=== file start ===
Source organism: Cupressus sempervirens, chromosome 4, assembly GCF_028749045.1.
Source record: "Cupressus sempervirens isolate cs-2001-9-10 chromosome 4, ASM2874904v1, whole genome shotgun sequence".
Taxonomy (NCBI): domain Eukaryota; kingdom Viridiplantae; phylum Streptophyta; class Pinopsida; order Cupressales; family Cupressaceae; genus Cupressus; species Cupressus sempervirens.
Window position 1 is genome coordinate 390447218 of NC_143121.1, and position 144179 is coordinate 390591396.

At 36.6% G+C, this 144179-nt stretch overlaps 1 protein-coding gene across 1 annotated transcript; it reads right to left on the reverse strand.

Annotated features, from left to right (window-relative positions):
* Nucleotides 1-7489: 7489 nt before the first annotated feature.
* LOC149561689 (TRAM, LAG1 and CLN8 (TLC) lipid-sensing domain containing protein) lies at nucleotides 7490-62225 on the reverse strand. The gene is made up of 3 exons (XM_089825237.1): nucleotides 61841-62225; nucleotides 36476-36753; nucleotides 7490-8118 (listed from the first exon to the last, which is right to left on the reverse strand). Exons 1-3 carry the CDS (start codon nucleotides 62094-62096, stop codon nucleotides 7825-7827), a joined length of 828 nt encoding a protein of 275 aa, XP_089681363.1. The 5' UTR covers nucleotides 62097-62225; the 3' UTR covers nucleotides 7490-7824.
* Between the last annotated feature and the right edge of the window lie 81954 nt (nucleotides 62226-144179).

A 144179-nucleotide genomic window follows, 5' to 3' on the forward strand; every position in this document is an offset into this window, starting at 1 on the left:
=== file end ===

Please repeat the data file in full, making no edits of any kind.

Source organism: Cupressus sempervirens, chromosome 4, assembly GCF_028749045.1.
Source record: "Cupressus sempervirens isolate cs-2001-9-10 chromosome 4, ASM2874904v1, whole genome shotgun sequence".
Taxonomy (NCBI): domain Eukaryota; kingdom Viridiplantae; phylum Streptophyta; class Pinopsida; order Cupressales; family Cupressaceae; genus Cupressus; species Cupressus sempervirens.
Window position 1 is genome coordinate 390447218 of NC_143121.1, and position 144179 is coordinate 390591396.

At 36.6% G+C, this 144179-nt stretch overlaps 1 protein-coding gene across 1 annotated transcript; it reads right to left on the reverse strand.

Annotated features, from left to right (window-relative positions):
* Nucleotides 1-7489: 7489 nt before the first annotated feature.
* LOC149561689 (TRAM, LAG1 and CLN8 (TLC) lipid-sensing domain containing protein) lies at nucleotides 7490-62225 on the reverse strand. The gene is made up of 3 exons (XM_089825237.1): nucleotides 61841-62225; nucleotides 36476-36753; nucleotides 7490-8118 (listed from the first exon to the last, which is right to left on the reverse strand). Exons 1-3 carry the CDS (start codon nucleotides 62094-62096, stop codon nucleotides 7825-7827), a joined length of 828 nt encoding a protein of 275 aa, XP_089681363.1. The 5' UTR covers nucleotides 62097-62225; the 3' UTR covers nucleotides 7490-7824.
* Between the last annotated feature and the right edge of the window lie 81954 nt (nucleotides 62226-144179).

A 144179-nucleotide genomic window follows, 5' to 3' on the forward strand; every position in this document is an offset into this window, starting at 1 on the left: